Record number of guns, knives seized in raid
Updated: 2014-04-14 08:02
By Zhao Kai in Guiyang and Hou Liqiang in Beijing (chinadaily.com.cn)
Confiscated guns are displayed in Guiyang, capital of southwest China's Guizhou province, on March 6.[Photo Wu Dongjun/asianewsphoto]
Guizhou police broke up a gang that was manufacturing and selling weapons and confiscated about 15,000 guns and 120,000 controlled knives, the largest such seizure ever in China.
Fifteen suspects were arrested after the four-month investigation. The gang's business covered 27 provinces and municipalities, including Guangdong, Guizhou, Hunan and Sichuan.
Some crossbows were also seized.
Private citizens are not allowed to own guns, according to Chinese law.
Yang Tao, an officer of the Criminal Investigation Department at the Guiyang Public Security Bureau, said the guns, pistols and rifles were made of iron and used steel balls as bullets.
The firing range of the pistols is 30 to 50 meters, he said.
Fired from a great distance, the guns could cause permanent disability, he said, and at close range they could be lethal, he added.
Yang said the firing range of rifles could exceed 200 meters.
Among the controlled knives are hacking knives and daggers.
"Those knives are made of stainless steel. All of them are edged and are very sharp," Yang said.
The police found evidence on the gang while investigating a robbery in Guiyang, Guizhou's capital. The police said a suspect in the case bought his gun from a man identified only as Qu.
A further investigation showed that Qu sold guns and knives in Guiyang and bought those weapons from a gang in Shaodong, Hunan province.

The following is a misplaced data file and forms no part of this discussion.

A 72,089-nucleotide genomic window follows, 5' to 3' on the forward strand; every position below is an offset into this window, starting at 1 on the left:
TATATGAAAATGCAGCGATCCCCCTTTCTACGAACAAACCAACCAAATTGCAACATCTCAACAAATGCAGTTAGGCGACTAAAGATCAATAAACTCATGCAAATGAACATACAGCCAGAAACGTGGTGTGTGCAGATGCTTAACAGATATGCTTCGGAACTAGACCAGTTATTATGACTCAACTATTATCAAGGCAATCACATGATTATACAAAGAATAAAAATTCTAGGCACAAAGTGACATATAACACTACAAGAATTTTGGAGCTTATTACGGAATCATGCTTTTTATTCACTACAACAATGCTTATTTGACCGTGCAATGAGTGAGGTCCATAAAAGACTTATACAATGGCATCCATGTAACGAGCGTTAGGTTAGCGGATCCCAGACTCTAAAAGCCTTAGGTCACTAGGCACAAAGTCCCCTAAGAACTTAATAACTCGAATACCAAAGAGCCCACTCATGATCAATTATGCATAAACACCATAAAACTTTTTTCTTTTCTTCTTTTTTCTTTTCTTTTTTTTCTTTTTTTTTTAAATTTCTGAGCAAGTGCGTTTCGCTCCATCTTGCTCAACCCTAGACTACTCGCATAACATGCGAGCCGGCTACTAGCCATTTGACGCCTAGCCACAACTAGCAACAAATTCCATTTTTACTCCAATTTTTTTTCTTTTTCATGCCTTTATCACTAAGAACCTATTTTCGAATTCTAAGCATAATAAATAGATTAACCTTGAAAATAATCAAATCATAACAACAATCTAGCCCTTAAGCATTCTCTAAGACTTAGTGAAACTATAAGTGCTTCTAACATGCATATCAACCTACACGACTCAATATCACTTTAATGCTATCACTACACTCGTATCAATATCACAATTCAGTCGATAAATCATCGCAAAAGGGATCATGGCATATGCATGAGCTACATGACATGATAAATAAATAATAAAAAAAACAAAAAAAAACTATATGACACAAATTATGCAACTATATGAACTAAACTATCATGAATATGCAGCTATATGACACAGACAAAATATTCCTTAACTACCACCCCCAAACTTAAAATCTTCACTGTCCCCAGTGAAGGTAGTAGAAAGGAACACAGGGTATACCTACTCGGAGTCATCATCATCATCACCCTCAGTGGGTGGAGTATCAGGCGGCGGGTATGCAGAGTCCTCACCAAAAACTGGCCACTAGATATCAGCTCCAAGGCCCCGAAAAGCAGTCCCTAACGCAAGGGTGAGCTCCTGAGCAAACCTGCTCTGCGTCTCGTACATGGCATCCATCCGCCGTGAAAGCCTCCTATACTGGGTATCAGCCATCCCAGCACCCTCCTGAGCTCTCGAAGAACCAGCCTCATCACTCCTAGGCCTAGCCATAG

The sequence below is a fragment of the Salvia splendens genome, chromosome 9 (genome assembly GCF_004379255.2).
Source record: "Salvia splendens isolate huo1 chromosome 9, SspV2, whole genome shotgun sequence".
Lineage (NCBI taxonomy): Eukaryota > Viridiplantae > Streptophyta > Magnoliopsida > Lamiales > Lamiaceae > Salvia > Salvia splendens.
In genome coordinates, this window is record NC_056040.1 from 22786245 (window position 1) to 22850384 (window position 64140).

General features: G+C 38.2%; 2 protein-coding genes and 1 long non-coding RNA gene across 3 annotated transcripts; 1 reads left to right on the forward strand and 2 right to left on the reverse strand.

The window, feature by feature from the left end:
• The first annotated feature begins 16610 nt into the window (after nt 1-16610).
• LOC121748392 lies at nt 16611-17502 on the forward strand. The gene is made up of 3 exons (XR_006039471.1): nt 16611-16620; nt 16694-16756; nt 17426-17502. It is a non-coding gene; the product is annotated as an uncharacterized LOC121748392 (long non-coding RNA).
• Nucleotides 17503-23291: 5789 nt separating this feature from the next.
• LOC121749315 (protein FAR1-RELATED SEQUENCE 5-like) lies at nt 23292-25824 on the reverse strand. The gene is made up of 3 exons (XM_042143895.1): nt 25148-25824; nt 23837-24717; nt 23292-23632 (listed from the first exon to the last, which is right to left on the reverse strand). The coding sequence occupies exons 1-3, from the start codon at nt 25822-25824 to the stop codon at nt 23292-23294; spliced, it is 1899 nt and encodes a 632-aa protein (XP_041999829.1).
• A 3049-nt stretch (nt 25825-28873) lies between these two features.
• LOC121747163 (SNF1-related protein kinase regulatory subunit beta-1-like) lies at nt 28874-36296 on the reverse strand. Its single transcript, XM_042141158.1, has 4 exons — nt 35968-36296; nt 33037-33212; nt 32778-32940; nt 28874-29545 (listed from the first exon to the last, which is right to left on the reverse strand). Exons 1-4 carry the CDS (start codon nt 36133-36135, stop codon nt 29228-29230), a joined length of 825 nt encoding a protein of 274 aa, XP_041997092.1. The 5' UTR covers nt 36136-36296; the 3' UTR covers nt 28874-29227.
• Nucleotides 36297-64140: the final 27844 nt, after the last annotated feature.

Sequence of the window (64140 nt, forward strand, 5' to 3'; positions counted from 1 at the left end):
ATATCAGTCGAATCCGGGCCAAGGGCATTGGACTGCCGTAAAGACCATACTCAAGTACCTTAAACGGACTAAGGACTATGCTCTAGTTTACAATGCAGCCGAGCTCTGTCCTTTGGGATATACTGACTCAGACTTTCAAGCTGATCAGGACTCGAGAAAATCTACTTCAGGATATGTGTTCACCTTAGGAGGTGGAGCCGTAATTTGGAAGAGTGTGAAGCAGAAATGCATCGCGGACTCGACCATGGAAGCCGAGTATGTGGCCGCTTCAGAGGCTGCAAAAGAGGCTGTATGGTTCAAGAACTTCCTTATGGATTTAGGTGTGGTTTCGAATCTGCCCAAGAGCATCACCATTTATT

The gang controlled several warehouses where many guns and controlled knives were stored. Many vehicles visited those warehouses, and the trade was very active, police said.
Du Chuang of the Guiyang Public Security Bureau said the gang in Shaodong was a family business.
"They ran their business in the name of a cutter factory and gave out their business cards all over China," Du said.
Knives with blades more than 22 cm long and those with blades more than 15 cm long and a point angle of less than 60 degrees are classified as "controlled knives".
In 2008, the Ministry of Public Security issued a notice requiring sellers to record the identities of people who purchase controlled knives since they are considered dangerous.
Figures that the Ministry of Public Security had earlier provided to China Daily show that between 2009 and 2013, gun-related crimes fell by 35 percent, compared with the previous five years.
In 2003, the numbers hit a record low, decreasing by 37.9 percent, data showed.
Police have vowed to strengthen efforts to combat gun- and explosives-related crimes after a rise in such crimes in Shaanxi, Guizhou and Yunnan provinces caused many casualties since January.
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